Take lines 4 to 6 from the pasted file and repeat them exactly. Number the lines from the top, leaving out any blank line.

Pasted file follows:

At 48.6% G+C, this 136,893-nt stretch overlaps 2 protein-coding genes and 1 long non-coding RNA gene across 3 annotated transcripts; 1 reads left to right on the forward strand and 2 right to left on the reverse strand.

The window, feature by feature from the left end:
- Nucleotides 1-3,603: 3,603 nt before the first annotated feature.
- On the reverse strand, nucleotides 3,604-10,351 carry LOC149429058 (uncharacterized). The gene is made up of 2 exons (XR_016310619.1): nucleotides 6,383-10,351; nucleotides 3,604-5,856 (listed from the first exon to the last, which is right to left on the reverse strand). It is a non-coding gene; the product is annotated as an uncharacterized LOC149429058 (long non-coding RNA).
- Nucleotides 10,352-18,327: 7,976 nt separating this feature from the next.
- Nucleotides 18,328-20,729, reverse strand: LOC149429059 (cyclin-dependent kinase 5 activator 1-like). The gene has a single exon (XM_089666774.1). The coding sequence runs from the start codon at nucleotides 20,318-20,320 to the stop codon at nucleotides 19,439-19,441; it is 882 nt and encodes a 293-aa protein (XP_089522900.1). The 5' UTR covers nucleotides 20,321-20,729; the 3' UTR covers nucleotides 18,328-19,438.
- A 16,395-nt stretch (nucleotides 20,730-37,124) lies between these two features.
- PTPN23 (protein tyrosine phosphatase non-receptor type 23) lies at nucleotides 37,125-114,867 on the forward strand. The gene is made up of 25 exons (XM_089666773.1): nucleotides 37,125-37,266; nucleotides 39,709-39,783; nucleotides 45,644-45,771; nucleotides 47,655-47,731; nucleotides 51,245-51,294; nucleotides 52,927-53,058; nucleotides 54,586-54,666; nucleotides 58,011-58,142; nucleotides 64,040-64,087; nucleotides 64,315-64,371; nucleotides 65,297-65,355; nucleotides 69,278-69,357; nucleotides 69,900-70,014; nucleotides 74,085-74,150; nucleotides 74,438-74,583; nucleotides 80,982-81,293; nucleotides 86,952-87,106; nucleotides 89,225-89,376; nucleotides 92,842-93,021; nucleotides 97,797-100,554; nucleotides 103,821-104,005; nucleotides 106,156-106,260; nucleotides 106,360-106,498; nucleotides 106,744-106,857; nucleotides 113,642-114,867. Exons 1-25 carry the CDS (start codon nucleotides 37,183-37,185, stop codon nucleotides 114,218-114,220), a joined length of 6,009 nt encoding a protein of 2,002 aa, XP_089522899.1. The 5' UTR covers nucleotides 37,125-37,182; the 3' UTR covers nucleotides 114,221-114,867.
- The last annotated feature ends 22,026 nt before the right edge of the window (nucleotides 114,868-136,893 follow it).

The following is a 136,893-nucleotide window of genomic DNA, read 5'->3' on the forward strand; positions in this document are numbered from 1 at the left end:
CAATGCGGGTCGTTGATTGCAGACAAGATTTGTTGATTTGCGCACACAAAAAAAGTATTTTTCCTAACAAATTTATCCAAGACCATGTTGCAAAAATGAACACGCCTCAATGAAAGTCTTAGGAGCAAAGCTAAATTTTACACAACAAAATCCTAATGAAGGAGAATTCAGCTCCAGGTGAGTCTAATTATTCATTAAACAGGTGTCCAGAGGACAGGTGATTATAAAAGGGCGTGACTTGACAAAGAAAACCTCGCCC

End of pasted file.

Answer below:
- On the reverse strand, nucleotides 3,604-10,351 carry LOC149429058 (uncharacterized). The gene is made up of 2 exons (XR_016310619.1): nucleotides 6,383-10,351; nucleotides 3,604-5,856 (listed from the first exon to the last, which is right to left on the reverse strand). It is a non-coding gene; the product is annotated as an uncharacterized LOC149429058 (long non-coding RNA).
- Nucleotides 10,352-18,327: 7,976 nt separating this feature from the next.
- Nucleotides 18,328-20,729, reverse strand: LOC149429059 (cyclin-dependent kinase 5 activator 1-like). The gene has a single exon (XM_089666774.1). The coding sequence runs from the start codon at nucleotides 20,318-20,320 to the stop codon at nucleotides 19,439-19,441; it is 882 nt and encodes a 293-aa protein (XP_089522900.1). The 5' UTR covers nucleotides 20,321-20,729; the 3' UTR covers nucleotides 18,328-19,438.